In 1836 James Ewing (61years old), married Jane Tucker Crawford, the 23 year old  daughter of James Crawford who had been connected with Crawford, Tucker & Co of Port Glasgow, one of the largest businesses on the Clyde. They had no children. In 1838 Glasgow House was sold by James Ewing, for £35,000 (£1,579,550 in 2003 terms) to the Edinburgh and Glasgow Railway Co, who built Queen Street station on the ground after demolishing the house. In 1844 James and Jane Ewing, together with her ladies maid, set off on a 13 month tour of  the Continent, keeping in touch with his business partner in James Ewing & Co, William Mathieson, in Glasgow by very regular letters. These letters were very numerous and give an extremely full and interesting account of their journey and observations of people, manufacturing, agriculture and local history. They are far too many to copy, but may be read in full in the Rev Dr Mackay’s ëMemoir of J Ewing of Strathleven’, James Ewing died in his George St, Glasgow town house on 29th November in his 79th year in 1853. His nephew, Humphry Ewing Crum, changed his name to Humphry Ewing Crum Ewing (1802 – 1887) when he inherited the business of James Ewing & Co, the estates in Jamaica and St Kitts and the House and estate of Strathleven. James Ewing’s widow had life rent of Strathleven House, and outlived Humphry Crum Ewing who rented Ardencaple Castle, Helensburgh, Dunbartonshire.
James Ewing left a legacy of £31,000 (£1,521,170 in 2003 terms) to the Merchants House, Glasgow

In James Ewing’s “History of the merchant’s House’, he states that ëthe primary object of the Merchant’s House, was the charity to its reduced members and their families” and “it appears that the objects for which the annual rent of these mortifications was destined, divided themselves into three classes – first, for the support of the poor of different descriptions, secondly, for the payment of apprentice fees to destitute boys, and thirdly, for the education of young men at university”.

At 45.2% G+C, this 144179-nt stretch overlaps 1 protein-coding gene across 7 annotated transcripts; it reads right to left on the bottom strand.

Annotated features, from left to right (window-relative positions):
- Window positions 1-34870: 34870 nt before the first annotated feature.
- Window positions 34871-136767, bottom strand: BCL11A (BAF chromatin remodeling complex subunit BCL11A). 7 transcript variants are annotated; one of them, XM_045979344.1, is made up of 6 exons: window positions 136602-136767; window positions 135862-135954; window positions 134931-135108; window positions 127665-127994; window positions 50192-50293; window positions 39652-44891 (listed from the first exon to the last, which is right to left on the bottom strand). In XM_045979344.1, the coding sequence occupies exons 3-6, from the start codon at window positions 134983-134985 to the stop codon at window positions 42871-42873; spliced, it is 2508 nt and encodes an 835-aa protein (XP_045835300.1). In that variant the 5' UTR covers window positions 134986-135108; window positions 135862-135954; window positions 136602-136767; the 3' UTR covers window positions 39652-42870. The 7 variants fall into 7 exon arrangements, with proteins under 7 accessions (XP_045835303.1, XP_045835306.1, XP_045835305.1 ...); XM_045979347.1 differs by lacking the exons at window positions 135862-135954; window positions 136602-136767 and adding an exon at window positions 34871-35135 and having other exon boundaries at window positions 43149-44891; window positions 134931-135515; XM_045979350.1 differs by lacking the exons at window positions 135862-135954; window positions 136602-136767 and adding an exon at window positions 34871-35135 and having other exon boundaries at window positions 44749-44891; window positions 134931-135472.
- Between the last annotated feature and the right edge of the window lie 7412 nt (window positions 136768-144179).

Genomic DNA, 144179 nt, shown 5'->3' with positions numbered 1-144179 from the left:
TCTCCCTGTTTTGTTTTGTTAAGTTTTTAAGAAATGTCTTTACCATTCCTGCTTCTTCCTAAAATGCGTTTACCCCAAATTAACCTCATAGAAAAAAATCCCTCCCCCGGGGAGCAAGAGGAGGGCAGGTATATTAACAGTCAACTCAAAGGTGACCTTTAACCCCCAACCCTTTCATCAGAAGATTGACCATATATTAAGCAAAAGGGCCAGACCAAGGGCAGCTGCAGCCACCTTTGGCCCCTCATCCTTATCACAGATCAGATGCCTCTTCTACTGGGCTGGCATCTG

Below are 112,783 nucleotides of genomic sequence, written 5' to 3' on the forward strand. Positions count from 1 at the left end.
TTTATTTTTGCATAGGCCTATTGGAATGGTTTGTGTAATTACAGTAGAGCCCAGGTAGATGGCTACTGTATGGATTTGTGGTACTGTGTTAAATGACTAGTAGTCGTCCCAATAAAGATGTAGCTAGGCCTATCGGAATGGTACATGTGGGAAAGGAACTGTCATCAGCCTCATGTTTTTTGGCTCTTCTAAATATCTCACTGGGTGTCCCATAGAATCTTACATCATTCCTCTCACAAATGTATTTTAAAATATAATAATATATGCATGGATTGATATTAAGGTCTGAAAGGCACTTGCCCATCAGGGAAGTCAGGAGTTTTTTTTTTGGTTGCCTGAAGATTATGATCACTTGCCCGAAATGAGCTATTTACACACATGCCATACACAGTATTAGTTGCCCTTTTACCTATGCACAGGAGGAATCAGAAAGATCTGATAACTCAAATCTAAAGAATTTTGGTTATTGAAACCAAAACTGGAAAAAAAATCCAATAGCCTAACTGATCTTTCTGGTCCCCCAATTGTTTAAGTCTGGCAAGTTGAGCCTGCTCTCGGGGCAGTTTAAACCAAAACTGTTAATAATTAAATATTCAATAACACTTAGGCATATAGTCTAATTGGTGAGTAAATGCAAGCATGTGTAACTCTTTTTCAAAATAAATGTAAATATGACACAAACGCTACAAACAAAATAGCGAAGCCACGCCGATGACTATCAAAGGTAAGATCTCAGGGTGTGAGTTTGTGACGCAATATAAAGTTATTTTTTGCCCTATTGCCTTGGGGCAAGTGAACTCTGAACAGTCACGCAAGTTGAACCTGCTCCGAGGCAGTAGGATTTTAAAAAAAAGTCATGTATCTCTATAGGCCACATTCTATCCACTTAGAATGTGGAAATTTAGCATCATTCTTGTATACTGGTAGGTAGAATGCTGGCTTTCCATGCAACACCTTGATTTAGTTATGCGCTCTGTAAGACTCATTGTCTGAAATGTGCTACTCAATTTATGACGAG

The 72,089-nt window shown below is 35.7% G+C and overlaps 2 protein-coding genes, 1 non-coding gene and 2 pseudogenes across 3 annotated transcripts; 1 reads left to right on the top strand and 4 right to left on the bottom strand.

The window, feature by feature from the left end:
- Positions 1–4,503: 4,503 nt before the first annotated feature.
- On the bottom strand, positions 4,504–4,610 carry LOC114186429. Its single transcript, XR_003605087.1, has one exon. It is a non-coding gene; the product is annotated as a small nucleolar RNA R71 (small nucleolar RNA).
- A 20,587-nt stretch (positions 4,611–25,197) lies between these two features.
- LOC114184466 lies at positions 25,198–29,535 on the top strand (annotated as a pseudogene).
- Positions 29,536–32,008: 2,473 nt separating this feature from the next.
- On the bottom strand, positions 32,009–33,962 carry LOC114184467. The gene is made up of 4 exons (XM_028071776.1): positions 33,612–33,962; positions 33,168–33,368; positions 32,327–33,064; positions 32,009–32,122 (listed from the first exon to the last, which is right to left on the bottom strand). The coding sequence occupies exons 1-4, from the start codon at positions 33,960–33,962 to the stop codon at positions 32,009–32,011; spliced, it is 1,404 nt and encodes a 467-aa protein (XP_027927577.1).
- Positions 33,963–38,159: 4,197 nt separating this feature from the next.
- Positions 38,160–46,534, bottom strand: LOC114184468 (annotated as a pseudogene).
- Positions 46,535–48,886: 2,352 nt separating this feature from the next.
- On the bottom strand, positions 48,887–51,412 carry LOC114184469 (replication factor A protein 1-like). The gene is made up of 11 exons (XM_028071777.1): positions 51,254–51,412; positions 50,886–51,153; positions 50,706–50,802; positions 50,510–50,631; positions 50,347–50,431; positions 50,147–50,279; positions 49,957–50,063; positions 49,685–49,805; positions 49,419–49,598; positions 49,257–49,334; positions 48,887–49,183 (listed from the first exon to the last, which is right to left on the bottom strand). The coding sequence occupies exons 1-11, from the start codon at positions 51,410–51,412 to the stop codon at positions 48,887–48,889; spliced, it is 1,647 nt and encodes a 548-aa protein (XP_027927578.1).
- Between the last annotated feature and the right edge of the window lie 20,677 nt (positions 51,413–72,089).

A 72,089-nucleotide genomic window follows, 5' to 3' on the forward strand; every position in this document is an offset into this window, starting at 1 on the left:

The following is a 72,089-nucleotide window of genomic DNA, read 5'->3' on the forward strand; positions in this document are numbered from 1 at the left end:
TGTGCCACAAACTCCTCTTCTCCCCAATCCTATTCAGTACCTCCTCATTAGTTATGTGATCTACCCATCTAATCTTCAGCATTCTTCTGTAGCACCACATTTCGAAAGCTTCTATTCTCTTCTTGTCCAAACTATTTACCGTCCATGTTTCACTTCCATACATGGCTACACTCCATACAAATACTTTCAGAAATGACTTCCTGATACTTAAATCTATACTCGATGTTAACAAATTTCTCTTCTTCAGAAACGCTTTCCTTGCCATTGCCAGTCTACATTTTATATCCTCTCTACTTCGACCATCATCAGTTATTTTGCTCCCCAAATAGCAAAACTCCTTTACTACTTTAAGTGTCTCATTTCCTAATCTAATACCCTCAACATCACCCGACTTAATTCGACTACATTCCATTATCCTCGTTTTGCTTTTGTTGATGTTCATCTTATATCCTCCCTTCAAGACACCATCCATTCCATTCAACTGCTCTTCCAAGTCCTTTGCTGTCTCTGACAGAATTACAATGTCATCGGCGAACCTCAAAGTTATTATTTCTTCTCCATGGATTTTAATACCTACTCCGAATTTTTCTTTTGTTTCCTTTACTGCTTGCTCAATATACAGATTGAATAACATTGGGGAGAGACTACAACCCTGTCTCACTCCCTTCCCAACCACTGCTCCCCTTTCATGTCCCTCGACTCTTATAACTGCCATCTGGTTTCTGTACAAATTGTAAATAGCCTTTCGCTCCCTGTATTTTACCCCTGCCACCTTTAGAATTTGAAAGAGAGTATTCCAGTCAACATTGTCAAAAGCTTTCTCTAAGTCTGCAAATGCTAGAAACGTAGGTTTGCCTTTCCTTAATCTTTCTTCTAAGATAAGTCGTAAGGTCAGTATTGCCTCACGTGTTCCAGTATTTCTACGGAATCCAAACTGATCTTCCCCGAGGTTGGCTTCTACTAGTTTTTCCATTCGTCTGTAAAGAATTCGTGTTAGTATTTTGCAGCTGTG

The Merchants’ House still distribute grants from the James Ewing
Bequest, now combined with the James Buchanan Bequest, to:-

  • The University of Strathclyde
  • The University of Strathclyde School of Business Administration
  • The Chair of Scottish History at Glasgow University
  • A Russian Lectureship at Glasgow University
  • Glasgow Caledonian University
  • Glasgow School of Art
  • The Institute of Engineers and Shipbuilders in Scotland (Students Section)
  • The Royal Scottish Academy of Music and Drama.

Other public bequests were made to many churches and hospitals totalling  nearly £2m in 2003 terms.

 

Additional Information provided by Morag T Fyfe, Historical and Genealogical Researcher, The Friends of Glasgow Necropolis

Founding father of the Necropolis and normally described as a West India merchant.  In fact Ewing was a substantial slave owner, although an absentee, on the Island of Jamaica.  The Legacies of British slave-ownership database found at https://www.ucl.ac.uk/lbs/person/view/21020 gives a snapshot of his position at the abolition of slavery in the British colonies in 1834. Between February 1836 and October 1837 he and his partner in J. Ewing & Co., William Mathieson, claimed for a minimum of 586 persons enslaved on 5 plantations in Jamaica and received a total of £9328 8s 10d from the British government in compensation.  Note that as this database is only concerned with the position at the very end of slavery in the British colonies it does not shed any light on any previous ownership of slaves. Note also that Ewing purchased Strathleven in 1836 just about the time he was receiving this windfall from the British government.

Claim details [Colony, parish, claim no.] Estate Date of award Enslaved Compensation paid  
Jamaica, St Ann 550 Minard (sp?) 20th Feb 1837 136 £2671 15s 7d Awardee (Assignee) with William Mathieson
Jamaica, St Ann 622 Caledonia 29th Feb 1836 46 £1204 2s 11d Awardee
Jamaica, St Ann 646? Details incomplete 30th Oct 1837 ? £642 2s 2d Awardee with William Mathieson
Jamaica, St Catherine 514 Taylor’s Caymanas 7th Aug 1837 286 £2514 4s 1d Awardee (Owner-in-fee)
Jamaica, St Thomas-in-the-East, Surrey 558 Palmetto River 27th Feb 1837 118 £2296 4s 1d Awardee
TOTALS 586 £9328 8s 10d